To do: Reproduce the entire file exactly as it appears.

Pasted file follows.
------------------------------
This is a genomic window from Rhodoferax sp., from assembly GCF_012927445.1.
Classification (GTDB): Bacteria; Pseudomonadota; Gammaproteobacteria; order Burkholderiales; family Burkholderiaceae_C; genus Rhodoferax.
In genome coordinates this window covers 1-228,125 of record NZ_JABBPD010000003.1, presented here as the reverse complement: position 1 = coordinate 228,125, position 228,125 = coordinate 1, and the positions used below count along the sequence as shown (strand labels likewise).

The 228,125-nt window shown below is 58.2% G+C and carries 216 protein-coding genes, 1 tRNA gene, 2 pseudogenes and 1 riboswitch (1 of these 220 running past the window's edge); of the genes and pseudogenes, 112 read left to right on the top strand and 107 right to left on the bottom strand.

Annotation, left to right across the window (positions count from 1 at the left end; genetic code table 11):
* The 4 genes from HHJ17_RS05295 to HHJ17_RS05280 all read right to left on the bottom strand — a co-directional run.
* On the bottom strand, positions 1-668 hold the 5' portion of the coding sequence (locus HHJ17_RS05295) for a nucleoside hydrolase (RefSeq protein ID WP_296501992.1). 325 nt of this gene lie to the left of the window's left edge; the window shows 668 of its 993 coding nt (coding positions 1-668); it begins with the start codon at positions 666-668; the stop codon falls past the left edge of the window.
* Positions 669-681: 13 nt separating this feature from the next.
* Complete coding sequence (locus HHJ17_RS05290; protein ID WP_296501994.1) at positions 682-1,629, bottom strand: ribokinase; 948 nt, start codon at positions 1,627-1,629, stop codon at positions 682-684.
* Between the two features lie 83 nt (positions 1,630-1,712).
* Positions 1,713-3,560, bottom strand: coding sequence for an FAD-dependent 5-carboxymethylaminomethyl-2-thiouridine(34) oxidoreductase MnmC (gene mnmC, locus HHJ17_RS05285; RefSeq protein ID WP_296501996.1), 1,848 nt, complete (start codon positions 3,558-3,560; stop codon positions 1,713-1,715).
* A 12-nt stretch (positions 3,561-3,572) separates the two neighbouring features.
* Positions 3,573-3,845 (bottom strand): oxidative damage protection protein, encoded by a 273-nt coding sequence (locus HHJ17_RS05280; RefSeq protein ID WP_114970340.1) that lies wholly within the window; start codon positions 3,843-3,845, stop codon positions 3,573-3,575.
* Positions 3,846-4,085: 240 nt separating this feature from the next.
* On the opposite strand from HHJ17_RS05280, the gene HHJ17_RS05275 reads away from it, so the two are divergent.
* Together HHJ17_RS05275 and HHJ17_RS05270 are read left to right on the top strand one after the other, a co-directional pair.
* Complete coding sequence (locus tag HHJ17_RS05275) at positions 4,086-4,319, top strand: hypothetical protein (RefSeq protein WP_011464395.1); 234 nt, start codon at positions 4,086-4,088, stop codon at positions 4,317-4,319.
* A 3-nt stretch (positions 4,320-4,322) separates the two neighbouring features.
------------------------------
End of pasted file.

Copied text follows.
This is a genomic window from Rhodoferax sp., from assembly GCF_012927445.1.
Classification (GTDB): Bacteria; Pseudomonadota; Gammaproteobacteria; order Burkholderiales; family Burkholderiaceae_C; genus Rhodoferax.
In genome coordinates this window covers 1-228,125 of record NZ_JABBPD010000003.1, presented here as the reverse complement: position 1 = coordinate 228,125, position 228,125 = coordinate 1, and the positions used below count along the sequence as shown (strand labels likewise).

The 228,125-nt window shown below is 58.2% G+C and carries 216 protein-coding genes, 1 tRNA gene, 2 pseudogenes and 1 riboswitch (1 of these 220 running past the window's edge); of the genes and pseudogenes, 112 read left to right on the top strand and 107 right to left on the bottom strand.

Annotation, left to right across the window (positions count from 1 at the left end; genetic code table 11):
* The 4 genes from HHJ17_RS05295 to HHJ17_RS05280 all read right to left on the bottom strand — a co-directional run.
* On the bottom strand, positions 1-668 hold the 5' portion of the coding sequence (locus HHJ17_RS05295) for a nucleoside hydrolase (RefSeq protein ID WP_296501992.1). 325 nt of this gene lie to the left of the window's left edge; the window shows 668 of its 993 coding nt (coding positions 1-668); it begins with the start codon at positions 666-668; the stop codon falls past the left edge of the window.
* Positions 669-681: 13 nt separating this feature from the next.
* Complete coding sequence (locus HHJ17_RS05290; protein ID WP_296501994.1) at positions 682-1,629, bottom strand: ribokinase; 948 nt, start codon at positions 1,627-1,629, stop codon at positions 682-684.
* Between the two features lie 83 nt (positions 1,630-1,712).
* Positions 1,713-3,560, bottom strand: coding sequence for an FAD-dependent 5-carboxymethylaminomethyl-2-thiouridine(34) oxidoreductase MnmC (gene mnmC, locus HHJ17_RS05285; RefSeq protein ID WP_296501996.1), 1,848 nt, complete (start codon positions 3,558-3,560; stop codon positions 1,713-1,715).
* A 12-nt stretch (positions 3,561-3,572) separates the two neighbouring features.
* Positions 3,573-3,845 (bottom strand): oxidative damage protection protein, encoded by a 273-nt coding sequence (locus HHJ17_RS05280; RefSeq protein ID WP_114970340.1) that lies wholly within the window; start codon positions 3,843-3,845, stop codon positions 3,573-3,575.
* Positions 3,846-4,085: 240 nt separating this feature from the next.
* On the opposite strand from HHJ17_RS05280, the gene HHJ17_RS05275 reads away from it, so the two are divergent.
* Together HHJ17_RS05275 and HHJ17_RS05270 are read left to right on the top strand one after the other, a co-directional pair.
* Complete coding sequence (locus tag HHJ17_RS05275) at positions 4,086-4,319, top strand: hypothetical protein (RefSeq protein WP_011464395.1); 234 nt, start codon at positions 4,086-4,088, stop codon at positions 4,317-4,319.
* A 3-nt stretch (positions 4,320-4,322) separates the two neighbouring features.